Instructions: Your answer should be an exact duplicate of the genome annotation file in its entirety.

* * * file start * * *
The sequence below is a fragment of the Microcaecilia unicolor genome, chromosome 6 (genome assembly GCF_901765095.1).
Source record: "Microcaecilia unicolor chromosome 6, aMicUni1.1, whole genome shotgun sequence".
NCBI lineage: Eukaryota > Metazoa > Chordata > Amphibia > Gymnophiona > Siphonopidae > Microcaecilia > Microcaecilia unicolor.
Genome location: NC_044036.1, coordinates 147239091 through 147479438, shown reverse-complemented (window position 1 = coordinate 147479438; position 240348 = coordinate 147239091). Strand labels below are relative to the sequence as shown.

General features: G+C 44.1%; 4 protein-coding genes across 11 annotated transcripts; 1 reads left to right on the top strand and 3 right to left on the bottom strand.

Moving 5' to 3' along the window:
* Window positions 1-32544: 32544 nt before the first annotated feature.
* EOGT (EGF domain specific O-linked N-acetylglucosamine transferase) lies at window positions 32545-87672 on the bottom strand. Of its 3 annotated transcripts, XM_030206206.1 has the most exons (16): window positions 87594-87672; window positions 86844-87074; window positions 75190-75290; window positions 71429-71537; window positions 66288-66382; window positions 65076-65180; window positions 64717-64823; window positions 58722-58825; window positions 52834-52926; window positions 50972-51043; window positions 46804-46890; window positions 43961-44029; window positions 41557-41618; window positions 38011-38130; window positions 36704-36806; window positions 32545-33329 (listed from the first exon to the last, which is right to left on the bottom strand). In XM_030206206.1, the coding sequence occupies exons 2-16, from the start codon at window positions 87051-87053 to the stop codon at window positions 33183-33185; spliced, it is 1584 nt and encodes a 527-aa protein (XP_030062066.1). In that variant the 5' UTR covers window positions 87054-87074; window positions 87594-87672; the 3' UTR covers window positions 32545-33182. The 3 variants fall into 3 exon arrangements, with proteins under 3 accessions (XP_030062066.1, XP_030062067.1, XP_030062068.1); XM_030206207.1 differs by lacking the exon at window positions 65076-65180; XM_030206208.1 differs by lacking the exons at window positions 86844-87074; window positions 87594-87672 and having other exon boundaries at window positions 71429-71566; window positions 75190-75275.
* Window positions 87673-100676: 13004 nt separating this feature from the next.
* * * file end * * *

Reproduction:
The sequence below is a fragment of the Microcaecilia unicolor genome, chromosome 6 (genome assembly GCF_901765095.1).
Source record: "Microcaecilia unicolor chromosome 6, aMicUni1.1, whole genome shotgun sequence".
NCBI lineage: Eukaryota > Metazoa > Chordata > Amphibia > Gymnophiona > Siphonopidae > Microcaecilia > Microcaecilia unicolor.
Genome location: NC_044036.1, coordinates 147239091 through 147479438, shown reverse-complemented (window position 1 = coordinate 147479438; position 240348 = coordinate 147239091). Strand labels below are relative to the sequence as shown.

General features: G+C 44.1%; 4 protein-coding genes across 11 annotated transcripts; 1 reads left to right on the top strand and 3 right to left on the bottom strand.

Moving 5' to 3' along the window:
* Window positions 1-32544: 32544 nt before the first annotated feature.
* EOGT (EGF domain specific O-linked N-acetylglucosamine transferase) lies at window positions 32545-87672 on the bottom strand. Of its 3 annotated transcripts, XM_030206206.1 has the most exons (16): window positions 87594-87672; window positions 86844-87074; window positions 75190-75290; window positions 71429-71537; window positions 66288-66382; window positions 65076-65180; window positions 64717-64823; window positions 58722-58825; window positions 52834-52926; window positions 50972-51043; window positions 46804-46890; window positions 43961-44029; window positions 41557-41618; window positions 38011-38130; window positions 36704-36806; window positions 32545-33329 (listed from the first exon to the last, which is right to left on the bottom strand). In XM_030206206.1, the coding sequence occupies exons 2-16, from the start codon at window positions 87051-87053 to the stop codon at window positions 33183-33185; spliced, it is 1584 nt and encodes a 527-aa protein (XP_030062066.1). In that variant the 5' UTR covers window positions 87054-87074; window positions 87594-87672; the 3' UTR covers window positions 32545-33182. The 3 variants fall into 3 exon arrangements, with proteins under 3 accessions (XP_030062066.1, XP_030062067.1, XP_030062068.1); XM_030206207.1 differs by lacking the exon at window positions 65076-65180; XM_030206208.1 differs by lacking the exons at window positions 86844-87074; window positions 87594-87672 and having other exon boundaries at window positions 71429-71566; window positions 75190-75275.
* Window positions 87673-100676: 13004 nt separating this feature from the next.